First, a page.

14. Mike's West Coast '09 Photo Trip Report - Links Well, it's done, all 16 park TRs are posted. Hope you enjoy all of the TRs, and please post some feedback if you like the photos. I thought I'd put a list of links at the end, too, so here it is. Click on the park below for a link to that page of my trip report (TR): Day 0: Bus trip, CGA sneak preview Day 1: Six Flags Discovery Kingdom Day 2: Gilroy Gardens Day 2: Santa Cruz Beach Boardwalk Day 3: California's Great America Day 3-4: Six Flags Magic Mountain Day 5: Universal Studios Hollywood Day 5: Scandia Day 5: John's Incredible Pizza Day 6: SeaWorld Day 6: Belmont Park Day 7: Legoland Day 7: Castle Park Day 8: Knotts Berry Farm Day 8: Adventure City Day 9-10: Disneyland, Disney's California Adventure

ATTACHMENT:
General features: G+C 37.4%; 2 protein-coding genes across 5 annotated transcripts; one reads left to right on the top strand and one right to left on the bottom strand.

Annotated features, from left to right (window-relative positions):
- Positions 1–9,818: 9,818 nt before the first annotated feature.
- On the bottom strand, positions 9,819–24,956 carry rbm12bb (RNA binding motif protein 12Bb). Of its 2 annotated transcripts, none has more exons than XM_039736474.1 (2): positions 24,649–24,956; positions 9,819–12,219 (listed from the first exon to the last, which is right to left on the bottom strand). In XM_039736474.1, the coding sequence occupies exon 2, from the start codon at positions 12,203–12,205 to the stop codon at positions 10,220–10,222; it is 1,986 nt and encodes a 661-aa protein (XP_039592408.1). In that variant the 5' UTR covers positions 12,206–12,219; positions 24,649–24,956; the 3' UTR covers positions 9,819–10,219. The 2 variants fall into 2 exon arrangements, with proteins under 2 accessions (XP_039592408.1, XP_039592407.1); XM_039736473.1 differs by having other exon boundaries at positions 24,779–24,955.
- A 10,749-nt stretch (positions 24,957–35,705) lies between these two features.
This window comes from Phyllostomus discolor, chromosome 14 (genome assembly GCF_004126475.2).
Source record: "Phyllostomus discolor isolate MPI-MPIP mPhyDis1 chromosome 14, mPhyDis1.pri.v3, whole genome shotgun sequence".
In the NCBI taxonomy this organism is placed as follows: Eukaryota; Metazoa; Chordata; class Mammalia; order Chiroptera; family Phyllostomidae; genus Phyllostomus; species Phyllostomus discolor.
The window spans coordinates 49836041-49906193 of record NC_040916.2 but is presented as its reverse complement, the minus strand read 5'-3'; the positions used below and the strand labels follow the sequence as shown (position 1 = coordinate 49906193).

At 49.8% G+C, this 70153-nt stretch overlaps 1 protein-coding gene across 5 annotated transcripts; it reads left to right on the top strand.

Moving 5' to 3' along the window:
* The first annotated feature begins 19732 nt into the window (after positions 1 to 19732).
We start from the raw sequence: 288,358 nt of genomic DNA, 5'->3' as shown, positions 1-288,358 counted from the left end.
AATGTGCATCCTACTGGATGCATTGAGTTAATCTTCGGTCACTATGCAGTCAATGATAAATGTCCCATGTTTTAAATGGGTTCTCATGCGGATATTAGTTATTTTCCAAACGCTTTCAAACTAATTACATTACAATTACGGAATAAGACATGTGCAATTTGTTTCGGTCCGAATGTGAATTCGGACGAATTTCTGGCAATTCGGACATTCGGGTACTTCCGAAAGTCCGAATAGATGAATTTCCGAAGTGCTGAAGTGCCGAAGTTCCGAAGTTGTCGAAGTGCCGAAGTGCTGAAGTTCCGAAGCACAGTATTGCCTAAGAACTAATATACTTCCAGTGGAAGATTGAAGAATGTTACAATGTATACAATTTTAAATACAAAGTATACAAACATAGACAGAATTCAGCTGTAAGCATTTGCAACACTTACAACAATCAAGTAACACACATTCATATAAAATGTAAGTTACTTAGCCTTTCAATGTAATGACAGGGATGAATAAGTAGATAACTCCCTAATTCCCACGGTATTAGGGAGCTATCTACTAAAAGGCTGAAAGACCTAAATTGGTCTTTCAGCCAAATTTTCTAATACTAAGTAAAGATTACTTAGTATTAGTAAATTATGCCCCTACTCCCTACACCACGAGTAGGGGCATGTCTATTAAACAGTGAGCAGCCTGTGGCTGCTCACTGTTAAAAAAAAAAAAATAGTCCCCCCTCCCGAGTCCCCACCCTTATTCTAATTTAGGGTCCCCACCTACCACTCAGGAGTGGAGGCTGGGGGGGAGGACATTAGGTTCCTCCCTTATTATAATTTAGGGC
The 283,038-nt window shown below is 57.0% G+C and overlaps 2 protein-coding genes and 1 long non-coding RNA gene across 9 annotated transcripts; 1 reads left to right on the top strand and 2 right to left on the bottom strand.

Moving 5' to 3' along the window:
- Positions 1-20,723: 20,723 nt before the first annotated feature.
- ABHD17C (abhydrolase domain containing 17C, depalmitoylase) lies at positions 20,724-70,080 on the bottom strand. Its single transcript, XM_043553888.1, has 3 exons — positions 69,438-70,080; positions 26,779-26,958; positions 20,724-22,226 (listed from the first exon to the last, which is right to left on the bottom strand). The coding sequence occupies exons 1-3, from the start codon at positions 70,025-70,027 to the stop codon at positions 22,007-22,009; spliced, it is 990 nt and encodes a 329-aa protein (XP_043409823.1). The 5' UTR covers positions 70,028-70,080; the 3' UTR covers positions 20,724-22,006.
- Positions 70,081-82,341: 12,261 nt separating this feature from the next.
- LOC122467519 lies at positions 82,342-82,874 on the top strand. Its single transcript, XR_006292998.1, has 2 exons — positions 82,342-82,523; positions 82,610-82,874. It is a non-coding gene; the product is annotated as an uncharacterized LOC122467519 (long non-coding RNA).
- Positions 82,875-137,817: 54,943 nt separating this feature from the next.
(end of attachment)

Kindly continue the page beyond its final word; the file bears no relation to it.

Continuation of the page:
15. Days 7, 8, 9, and 10 - Disneyland and Disney's California Adventure Hard to believe it's November, and this is the last installment of my trip report from August. I'm kind of happy that it's done, but a little sad that it's done too, and the season is over. I closed out the season with a bunch of friends at Six Flags St. Louis on a November day when it was warm enough to wear shorts. Last ride of the year was the excellent Evel Knievel, in the dark. Anyway, on to the last part of my TR..... On the evenings after Knotts and Adventure City, we walked from our hotel over to the Disney complex and enjoyed some not-so-busy weeknight evenings at the parks. This is what the view from the hotel looked like on a typical gloomy morning before the marine layer of clouds had burned off. On Thursday night we headed over to Disneyland for the first time. I had been to Disneyworld when I was very young, but my parents don't like rides and from what I remember we didn't go on anything that went faster than you could walk. To this day I still have never been on a coaster in the state of Florida, and I'm not sure when I will. So, we headed for what would be my first Disney coaster, Space Mountain. Seemed to be a good way to start. After a 40 minute wait the 12 of us managed to line up for one train, six people per car. We, hopped in and moved forward out of the station, and paused as the train in front of us made a right turn and headed into darkness. We were all fairly amped up for what should be a great ride. I was in the front seat with John. I watched the section of track in front of us flip over, switching us to a track that led off into the darkness to the left. We moved forward.... and stopped in what looked like a maintenance bay. What did we do? Are we in trouble? Okay, did one of the people behind me do something really stupid? A ride host appears with an explanation. "Well, it seems that the twelve of you fairly average-sized guys are just too heavy for our train, so we'll have you get off here and we'll split you up." Holy $@#!. We are so FAT that we JUST BROKE SPACE MOUNTAIN!!!! Honestly, none of us was really fat, though. We're just average-sized guys - and no, I'm not talking about the average fat Chicagoan that eats bushels of kielbasa for breakfast - I'm talking easily riding Millennium Force-sized people. For Gods sake, the ride host - er, sorry - cast member in the photo above is much chubbier than any of us were! We were a bit shocked, but a bit proud, I think! We were unloaded with the aid of a stepstool, and of course all of our cameras came out and we started snapping photos. Not being a complete dork, I'll only show a couple. Here the cast member steadies the step stool as two of our party exit. Mikel is proud of breaking the ride as we exit through a rarely-seen backstage passageway and out a door labeled "Cast Members Only". Really it should say "Cast members or groups of twelve average-sized adult males only". So, they put us right at the head of the line, and here is half of our group finally getting their ride. I really enjoyed my first Space Mountain ride, which happenned to be in the front seat. I had no idea what was coming, and the multiple lifts had me fooled. Of course I wish it had more drops, but it was still a fantastic ride in nearly complete darkness. So, the lesson learned here is that if you ever want to break Space Mountain, get eight to twelve average-sized male adults, get on one train, and see what happens. After this we headed straight to the Matterhorn, which had maybe a 20-minute line. It was a great ride in the dark, and a nice way to close out my first evening riding REAL rides at a Disney Park. The next evening, Friday night, I met up with Robbie, Natalie, Neil, and Kim at Quiznos across from the hotel and we headed over before the sun set. We went to DCA first, and rode Soarin, which was much more fun than I expected, having no idea what to expect. We hit he coasters next, the Wild Mouse and California Screamin. I was really looking forward to Tower of Terror, because I enjoy the surprise of experiencing a ride like that for the first time. The theming was great, as was the ride. I just put my hands up and had fun. As it was getting dark we headed over the Disneyland and found massive crowds as we tried to get to Indiana Jones. After walking a little bit I turned around and the rest of my group was gone! Having no clue where I was, I walked a little bit farther and found myself back on International Street, not knowing how I got there. I called Robbie and found out they were in line for Indiana Jones (thanks for waiting for me and looking for me, guys), and I backtracked through the huge crowd and found the entrance, which I had missed the first time by due to darkness and huge masses of people. Thankfully, at Disney it is OK to catch up to your group in line (or so I was told), so I line jumped like a #$%@ing madman and finally made it up to where everyone else was. I am glad I didn't bail, because Indy turned out to be my favorite ride in the park. The theming as you walk into the entrance and enter the underground world is just fantastic, and the holes in the roof open to the sky weren't noticed until the next day. The flickering lights and cricket-chirping sountrack were perfect. I can't remember if we stayed until close, but we made a plan to use our "magic hour" the next morning, so we may have headed back a bit early to get some sleep. I got up about 6am and had breakfast, and then we headed over about 6:45 so we could get in at 7am. We headed straight for Space Mountain, and we were basically the first people on it that morning, with one of the cast members walking in ahead of us. After this we headed for the other side of the Matterhorn (the one I had not ridden the night before), which was a completely different experience in daylight. I had my camera out, and it was difficult to hold it steady because it was heavy, but I managed to get some good shots. This was the first coaster I had ever taken photos on (being a good little enthusiast). I spotted other TPR people just behind us, heading up the mountain as our ride was ending. With the sun still hiding behind the clouds, we headed to Big Thunder Mountain at some point, and this was what I got when I pointed my camera behind me. Here's a photo under sunshine later in the trip. We headed for Splash Mountain, which was a little wetter than I bargained for, and Pirates of the Caribbean, and Haunted Mansion. At this point some of the group were hungry, and I decided to get a Coke to help fight sleep deprivation. I walked up to the counter to pay for the drink, and the young woman at the cash register noticed my shirt. I had just happened to put on my Voyage t-shirt that morning. I'll give here credit - she recognized the ride, but then she said "You need to get a Disney ride shirt instead of that one." Being tired and somewhat brain-dead, I was rather proud of my response: "You need to get a better roller coaster." Then I picked up my change and walked away! That was ONE of TWO things that pissed me off while at the Disney parks. THESE were the OTHER things that pissed me off! I officially hate strollers and the morons who push them without watching where they are going or who they mow down. Everywhere you looked, there were ridiculous numbers of strollers. I had them cut me off, clip my heels, and nearly trip me. They blocked walkways, and often came in widths of two strollers, side by side, pushed by oblivious idiot moms and Dads who were too distracted by all of the "Disneyness" to notice the ten people they had just mowed down. I also noticed people paddling canoes. Was this an upcharge attraction? Crowds were quite steady on this weekend, and this was one of the less crowded sections of the park! Fortunately not all attractions were "sold out" for the day. As we were walking around on Saturday afternoon we were also on the lookout for scavenger hunt items. After spending a few hours of time looking for obscure items in the crowded park, I broke away to take photos. The hippos on the Jungle Cruise were very realistic, so of course I had to snap some photos. No ACE jokes, please. What pretty fake teeth you have..... The infamous "back side of water" I caught some surprised expressions on Big Thunder. Big Thunder was generally hard to photograph, except for this stretch. This angle produced some good pictures - fun to look at the kids' reactions This train is all smiles I didn't know they packed them in three-wide on this ride. An International Street shot Walt - "Look Mickey, those morons with the stroller just ran over five people. Isn't this just a magical place?" On Saturday night it got crowded, and I recall walking out of the park with Robbie after he got a custom-made set of mouse ears for himself. Though I have never desired a set of mouse ears, it seemed to help Robbie complete some phase of his life, and he was happy. The next morning, our last day of the trip, Mikel and I resolved to ride a lot of rides. We were organized - the Fast Passes and single rider lines were our friends on this day. Here I am on California Screamin - my first ever self-portrait on a ride. Even though I'm pretty thin I still have an extra chin when I look down at the camera! Argh. This is what the loop looks like. Tower of Terror was a lot of fun, and I could take pretty good photos of the on-ride photo display. Here Mikel and I represent 50% of the people who weren't holding on for dear life. Later in the day I put on my 2X attachment and effectively using a 400mm lens, I got some decent photos of people on Tower of Terror from the center of the park! Can you find Mikel in this photo? This is very close to where I took the Tower photo. OH MY GOD THE WIND HURTS MY SUNBURN!!!!!!!!! AHHHHHHHH!!!!!!!!! You know these people are having a great time Terror and tongue! Future Top Thrill Dragster fans? Check out the kid in the second row! My last photo of California Screamin Mikel enjoys a quick ride on the brightly colored carousel To end this TR, I will show a few photos of the Matterhorn Bobsleds, which started the modern steel coaster age. A variety of expressions here..... These all are taken right before the splashdown, and people are just getting their first look at the water here, and are wondering if there is supposed to be water, and if they will get wet or not. And finally, the guy in blue wins the "getting ready for the splash expression award". Holy cow, my TR is done. It's both relieving and saddening at the same time. Hope it has jogged many memories for trip participants. Until next season.... -Mike